Well, that's the conclusion of a 2018 US study, as reported in the press:

"White officers do not kill black suspects at a higher rate compared with nonwhite officers," concludes a research team led by Charles Menifield, dean of the School of Public Affairs and Administration at Rutgers University–Newark. "The killing of black suspects is a police problem, not a white police problem."

The actual paper's abstract isn't too different in its conclusion:

although minority suspects are disproportionately killed by police, white officers appear to be no more likely to use lethal force against minorities than nonwhite officers. [...]

The disproportionate killing of African Americans by police officers does not appear to be driven by micro‐level racism. Rather, it is likely driven by a combination of macro‐level public policies that target minority populations and meso‐level policies and practices of police forces.

So, is this paper "bullet proof"? I mean: Has it been criticized, e.g. for its methodology? Is its conclusion consistent with other research on this topic?

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    Do note that there may be some bias introduced based on how the officers are assigned. If black police officers are preferentially assigned to black districts then they will tend to kill more black people than white. This will distort the measurements. Somehow the relative exposure of the officers to black vs white people must be taken into account to arrive at meaningful numbers. – Daniel R Hicks Apr 8 '19 at 1:35
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    There are other possible interpretations of this research, too. One might be that police shootings are primarily driven by unconscious bias, which might have a smaller gap between white and black officers. Another might be that levels of prejudice against African-Americans are similar among police officers of all races (I don't think this is true, because I've seen research showing major differences in the attitudes of black and white officers). – Obie 2.0 Apr 8 '19 at 7:25
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    @Obie2.0: If you remember what the latter research is, it definitely belongs in an answer. – Fizz Apr 8 '19 at 7:27
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    @Fizz I don't have time to answer, but it's the Pew study I cited on my recent answer on white supremacism and whistleblowing in police departments. – Obie 2.0 Apr 8 '19 at 7:28
  • @DanielRHicks - your comment makes no sense. Officers elect to work in an area for the most part. In larger cities they may be transferred to a certain area so that may be what you are refferring to. However better qualified officers will elect to work in safer areas on average - black or white. On average areas with a higher black population will be higher in crime in the US. Therefore these areas - on average - are getting the lesser qualified officers whether black or white. Saying an officer picks area based on race - no way. – blankip Apr 9 '19 at 3:41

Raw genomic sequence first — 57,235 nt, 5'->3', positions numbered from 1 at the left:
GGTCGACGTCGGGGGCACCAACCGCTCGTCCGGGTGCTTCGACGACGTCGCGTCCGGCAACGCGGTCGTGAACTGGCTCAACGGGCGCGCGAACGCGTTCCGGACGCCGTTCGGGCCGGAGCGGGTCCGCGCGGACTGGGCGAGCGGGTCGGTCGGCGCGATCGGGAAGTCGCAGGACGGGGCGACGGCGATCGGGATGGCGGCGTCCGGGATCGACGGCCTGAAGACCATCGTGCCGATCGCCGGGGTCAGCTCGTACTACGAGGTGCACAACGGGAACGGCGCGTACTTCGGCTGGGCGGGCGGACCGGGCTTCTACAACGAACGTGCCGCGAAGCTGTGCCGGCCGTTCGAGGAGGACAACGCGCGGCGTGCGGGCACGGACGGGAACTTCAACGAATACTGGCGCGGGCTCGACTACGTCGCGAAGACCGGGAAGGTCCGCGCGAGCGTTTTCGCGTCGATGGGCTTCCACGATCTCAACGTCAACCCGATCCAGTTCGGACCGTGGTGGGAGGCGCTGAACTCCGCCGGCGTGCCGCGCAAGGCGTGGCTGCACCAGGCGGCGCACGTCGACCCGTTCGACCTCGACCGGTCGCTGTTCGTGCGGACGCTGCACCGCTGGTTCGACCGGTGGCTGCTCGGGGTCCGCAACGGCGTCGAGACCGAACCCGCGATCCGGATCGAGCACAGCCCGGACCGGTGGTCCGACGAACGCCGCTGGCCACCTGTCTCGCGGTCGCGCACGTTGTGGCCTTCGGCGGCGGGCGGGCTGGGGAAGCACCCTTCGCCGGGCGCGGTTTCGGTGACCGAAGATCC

TL;DR - we don't know if the study is corroborated.

I will continue to look into this topic to edit and improve the answer. It may be too early to conclude if the results of the 2018 paper are corroborated by other sources.

RE: Methodology, the paper covers it well (emphasis added).

We constructed an original database of all confirmed uses of deadly force by police officers in the United States in 2014 and 2015.

We began by drawing on data gathered by Killed By Police, a nongovernmental entity that tracks police killings reported in the news and updates its data set each day. We chose this source as a base because the site links each killing with a news story that we could locate online. In order to ensure that the accuracy of the data, we cross-checked it with two other websites that collect data on police killings (lethaldb.silk.co and FatalEncounters.org). All three data sets have been used by other scholars studying police killings (Lott and Moody 2016; Nicholson-Crotty, Nicholson-Crotty, and Fernandez 2017).

The Killed By Police data contained the victim’s name, race, age, date of birth, gender, date and time of killing, city, state, and a news account of the killing. We supplemented these data with other variables available in news accounts and other police killing data sets, including local population demographics, cause of death, geographic location of the killing, type of offense, presence of a nonpolice witness, and whether there was a warrant for the suspect.